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Hydrogen Peroxide



Hydrogen Peroxide for Water Treatment: Treating Hydrogen Sulfide and Iron with Hydrogen Peroxide Injection.

A Testimonial:

In my thirty-plus years of experience, I have personally tried every method known to man to remove iron. Today, I primarily use hydrogen peroxide, as it is a much better oxidizer of iron than either chlorine or potassium permanganate and does not leave excess air in the water like oxygen systems. Unlike chlorine, hydrogen peroxide is simply hydrogen and oxygen and produces no harmful chlorination byproducts. A hydrogen peroxide system consists of a chemical injection pump, solution tank, in-line static mixer, and a backwashing filter to remove the oxidized iron.--The Water Doctor.

Hydrogen peroxide is one of the most powerful oxidizers available. 

Less hydrogen peroxide than chlorine is required to treat iron and sulfide. When hydrogen peroxide reacts, oxygen is liberated and an oxidant potential 28 times greater than chlorine is produced. It is this liberated oxygen that is the key to how hydrogen peroxide works.

Seven percent hydrogen peroxide (70,000 ppm) is the standard water treatment strength.  It can be transported through normal shipping methods and is not considered hazardous. 

Thirty-five percent hydrogen peroxide (350,000 parts per million) is sometimes used. It is a hazardous material and must be handled with great care. It usually requires dilution with distilled water for residential use.

Filtration Requirement:

After hydrogen peroxide treatment, a filter is necessary to remove the precipitated elements. Carbon is almost always the filter medium of choice after hydrogen peroxide treatment.  Catalytic carbon works wonderfully.  Manganese dioxide media like Birm and Pyrolox  can be destroyed by hydrogen peroxide.   Carbon, both standard and catalytic, works well for both hydrogen sulfide and iron removal.  Carbon also breaks down the residual peroxide, so there is usually no peroxide left in the service water. Mixed media filters and redox filters have also been used successfully. 

If the water is very clean and no iron is present, a carbon block filter alone can be used following H2O2 injection, but in most cases--in all cases, if iron is present--a backwashing filter is required. The backwashing process can also clear the system of gas pockets which can form, so backwashing filters are preferred.

Stability and Storage:

Hydrogen peroxide is exceptionally stable (1% per year decomposition rate).  Heat and sunlight can increase the rate of decomposition.  Dilution of the peroxide should be done only with the best water possible. H2O2 reacts with impurities in the water.

If using 35% peroxide, the 35-percent solution should be diluted to 7%. To do this, add 5 parts distilled, reverse osmosis, or deionized water to 1 part 35% hydrogen peroxide.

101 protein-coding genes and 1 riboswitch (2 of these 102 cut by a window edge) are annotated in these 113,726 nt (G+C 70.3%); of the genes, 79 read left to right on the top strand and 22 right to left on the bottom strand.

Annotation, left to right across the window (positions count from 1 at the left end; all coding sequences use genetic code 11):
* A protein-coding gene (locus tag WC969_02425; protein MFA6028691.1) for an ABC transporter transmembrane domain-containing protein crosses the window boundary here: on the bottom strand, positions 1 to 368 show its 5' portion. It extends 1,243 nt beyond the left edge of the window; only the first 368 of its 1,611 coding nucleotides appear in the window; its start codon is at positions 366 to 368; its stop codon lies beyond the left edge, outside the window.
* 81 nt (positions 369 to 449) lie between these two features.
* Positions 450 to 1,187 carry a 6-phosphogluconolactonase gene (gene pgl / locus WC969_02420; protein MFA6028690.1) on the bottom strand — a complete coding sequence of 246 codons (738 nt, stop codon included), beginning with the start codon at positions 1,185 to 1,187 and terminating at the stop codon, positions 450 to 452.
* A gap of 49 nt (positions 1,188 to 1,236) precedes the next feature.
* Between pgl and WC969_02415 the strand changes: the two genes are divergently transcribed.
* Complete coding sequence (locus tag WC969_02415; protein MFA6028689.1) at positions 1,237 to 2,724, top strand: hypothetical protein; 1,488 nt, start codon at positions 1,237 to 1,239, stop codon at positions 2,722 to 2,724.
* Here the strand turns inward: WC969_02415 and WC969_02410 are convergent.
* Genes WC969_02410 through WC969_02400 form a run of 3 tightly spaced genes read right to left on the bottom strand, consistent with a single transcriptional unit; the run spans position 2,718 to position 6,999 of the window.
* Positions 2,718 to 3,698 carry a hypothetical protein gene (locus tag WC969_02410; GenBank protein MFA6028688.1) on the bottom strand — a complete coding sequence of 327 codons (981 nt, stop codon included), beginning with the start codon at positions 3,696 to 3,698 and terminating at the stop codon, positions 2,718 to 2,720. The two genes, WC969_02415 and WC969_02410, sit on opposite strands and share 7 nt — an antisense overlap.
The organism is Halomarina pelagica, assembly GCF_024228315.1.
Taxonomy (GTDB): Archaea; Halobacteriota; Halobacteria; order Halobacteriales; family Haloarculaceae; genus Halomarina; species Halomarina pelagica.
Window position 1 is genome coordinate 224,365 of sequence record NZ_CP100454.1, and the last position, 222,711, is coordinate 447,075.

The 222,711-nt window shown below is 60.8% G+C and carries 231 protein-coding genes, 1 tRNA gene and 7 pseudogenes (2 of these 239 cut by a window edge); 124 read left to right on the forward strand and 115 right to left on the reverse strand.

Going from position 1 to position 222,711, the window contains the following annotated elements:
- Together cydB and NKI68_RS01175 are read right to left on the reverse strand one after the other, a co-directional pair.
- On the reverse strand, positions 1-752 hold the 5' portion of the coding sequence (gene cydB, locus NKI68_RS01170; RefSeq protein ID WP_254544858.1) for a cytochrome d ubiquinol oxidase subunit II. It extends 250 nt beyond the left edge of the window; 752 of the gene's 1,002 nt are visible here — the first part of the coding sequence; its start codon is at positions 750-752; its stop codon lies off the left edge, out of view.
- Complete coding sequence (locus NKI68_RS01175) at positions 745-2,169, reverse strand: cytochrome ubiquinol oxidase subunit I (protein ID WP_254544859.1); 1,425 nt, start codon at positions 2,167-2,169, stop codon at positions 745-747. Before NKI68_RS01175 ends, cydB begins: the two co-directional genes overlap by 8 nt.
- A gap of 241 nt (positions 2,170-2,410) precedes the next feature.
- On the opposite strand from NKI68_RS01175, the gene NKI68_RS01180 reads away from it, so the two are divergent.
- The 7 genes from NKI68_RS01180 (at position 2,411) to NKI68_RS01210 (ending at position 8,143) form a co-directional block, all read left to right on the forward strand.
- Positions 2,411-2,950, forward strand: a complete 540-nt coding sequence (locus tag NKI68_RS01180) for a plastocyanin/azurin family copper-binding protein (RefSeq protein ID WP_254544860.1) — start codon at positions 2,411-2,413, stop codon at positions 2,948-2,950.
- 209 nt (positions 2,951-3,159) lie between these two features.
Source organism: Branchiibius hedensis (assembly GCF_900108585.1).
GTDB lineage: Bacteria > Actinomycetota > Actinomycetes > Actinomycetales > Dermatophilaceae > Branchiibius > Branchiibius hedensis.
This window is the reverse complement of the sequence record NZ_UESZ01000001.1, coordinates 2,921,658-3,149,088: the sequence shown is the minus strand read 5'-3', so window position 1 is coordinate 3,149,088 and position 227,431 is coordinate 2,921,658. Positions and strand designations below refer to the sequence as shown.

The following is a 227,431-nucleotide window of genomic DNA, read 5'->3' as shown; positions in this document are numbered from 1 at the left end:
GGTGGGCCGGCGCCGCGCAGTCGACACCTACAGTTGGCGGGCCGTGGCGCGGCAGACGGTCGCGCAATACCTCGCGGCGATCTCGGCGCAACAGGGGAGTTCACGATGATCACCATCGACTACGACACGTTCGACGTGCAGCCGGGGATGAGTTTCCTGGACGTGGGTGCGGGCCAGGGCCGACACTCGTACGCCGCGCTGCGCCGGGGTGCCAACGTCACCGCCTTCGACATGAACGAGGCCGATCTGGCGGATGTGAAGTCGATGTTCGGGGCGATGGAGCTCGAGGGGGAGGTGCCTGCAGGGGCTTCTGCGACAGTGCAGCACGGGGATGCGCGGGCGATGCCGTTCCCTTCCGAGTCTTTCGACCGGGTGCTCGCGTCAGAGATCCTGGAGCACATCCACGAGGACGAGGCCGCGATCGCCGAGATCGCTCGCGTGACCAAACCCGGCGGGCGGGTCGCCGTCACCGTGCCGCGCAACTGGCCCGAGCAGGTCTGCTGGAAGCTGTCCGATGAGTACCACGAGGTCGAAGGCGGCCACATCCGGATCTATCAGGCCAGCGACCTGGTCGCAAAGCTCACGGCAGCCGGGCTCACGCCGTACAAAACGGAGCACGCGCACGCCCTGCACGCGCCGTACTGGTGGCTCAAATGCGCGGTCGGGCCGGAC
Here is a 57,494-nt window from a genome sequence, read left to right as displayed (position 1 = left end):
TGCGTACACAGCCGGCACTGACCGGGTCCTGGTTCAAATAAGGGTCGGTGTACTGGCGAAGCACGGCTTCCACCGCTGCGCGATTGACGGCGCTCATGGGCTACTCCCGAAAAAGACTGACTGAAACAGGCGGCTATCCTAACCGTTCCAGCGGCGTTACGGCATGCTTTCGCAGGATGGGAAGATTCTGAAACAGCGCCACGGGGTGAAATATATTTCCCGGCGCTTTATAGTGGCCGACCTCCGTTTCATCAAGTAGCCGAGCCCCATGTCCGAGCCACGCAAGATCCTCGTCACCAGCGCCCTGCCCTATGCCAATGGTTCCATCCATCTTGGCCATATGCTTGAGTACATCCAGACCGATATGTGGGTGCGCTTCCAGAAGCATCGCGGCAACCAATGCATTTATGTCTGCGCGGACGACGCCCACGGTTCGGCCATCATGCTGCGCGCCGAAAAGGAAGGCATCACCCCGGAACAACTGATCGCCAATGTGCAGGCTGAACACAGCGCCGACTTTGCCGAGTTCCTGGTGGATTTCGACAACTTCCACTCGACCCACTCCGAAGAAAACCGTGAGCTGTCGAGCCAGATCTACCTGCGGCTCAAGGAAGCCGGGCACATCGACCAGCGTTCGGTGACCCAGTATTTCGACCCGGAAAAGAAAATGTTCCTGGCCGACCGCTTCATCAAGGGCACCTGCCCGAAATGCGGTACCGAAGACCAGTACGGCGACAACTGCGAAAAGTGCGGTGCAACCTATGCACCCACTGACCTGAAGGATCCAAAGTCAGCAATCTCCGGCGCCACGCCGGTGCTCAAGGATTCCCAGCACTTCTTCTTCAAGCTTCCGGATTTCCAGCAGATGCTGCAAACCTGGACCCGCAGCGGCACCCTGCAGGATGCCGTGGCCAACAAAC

Practical Treatment Limits:

10 ppm for iron.
There is virtually no limit for hydrogen sulfide. It is not uncommon to oxidize up to 70 ppm hydrogen sulfide with peroxide.


Use 0.4 ppm peroxide for each ppm of iron.  Hydrogen sulfide treatment is pH dependent. Use 1 ppm hydrogen peroxide for each ppm of hydrogen sulfide at pH 7.0.  The more alkaline the pH, the greater the dosage required. Adjust dosage accordingly for higher pH. 

Warm water also causes oxygen to dissipate more quickly, so a higher dosage may be necessary as water temperatures increase.

Dosage is determined by the same formula as with other oxidants: gpm x 1,440  x dosage/ % concentration of  H2O2= chemical feed rate needed.  (The easy way is to use the calculator at http://www.pwgazette.com/feedpumpsizeandset.htm.)

Use with Other chemicals:

Never mix H2O2 with alkaline chemicals such as soda ash, limestone, or ammonia. This will cause the rapid decomposition of the hydrogen peroxide and might even result in a violent reaction.

If an alkaline chemical like soda ash is need to raise pH, feed with separate pumps.

Hydrogen peroxide is not recommended for use with manganese dioxide iron reduction media like Birm.

Contact Time Required:

“It is unusual to use a contact tank with peroxide. The reaction rate is so much faster than other oxidants that it is usually not necessary.”


As stated, a holding tank is usually not needed with hydrogen peroxide.  Inject the peroxide with a peristaltic pump. (Conventional pumps can be used, but they often require modification.)  If 7% peroxide is fed undiluted, a very low delivery rate pump (< 3 gpm, for example) is usually best. If no holding tank is used, a static mixer at the injection point is recommended.  Injection is always before the well’s pressure tank. The filter, of course, follows the pressure tank.  A softener, if used, must be downstream of the filter.

Reference: Scott Crawford, “Residential Use of Hydrogen Peroxide for Treating Iron and Hydrogen Sulfide,” Water Conditioning and Purification,   December, 2009.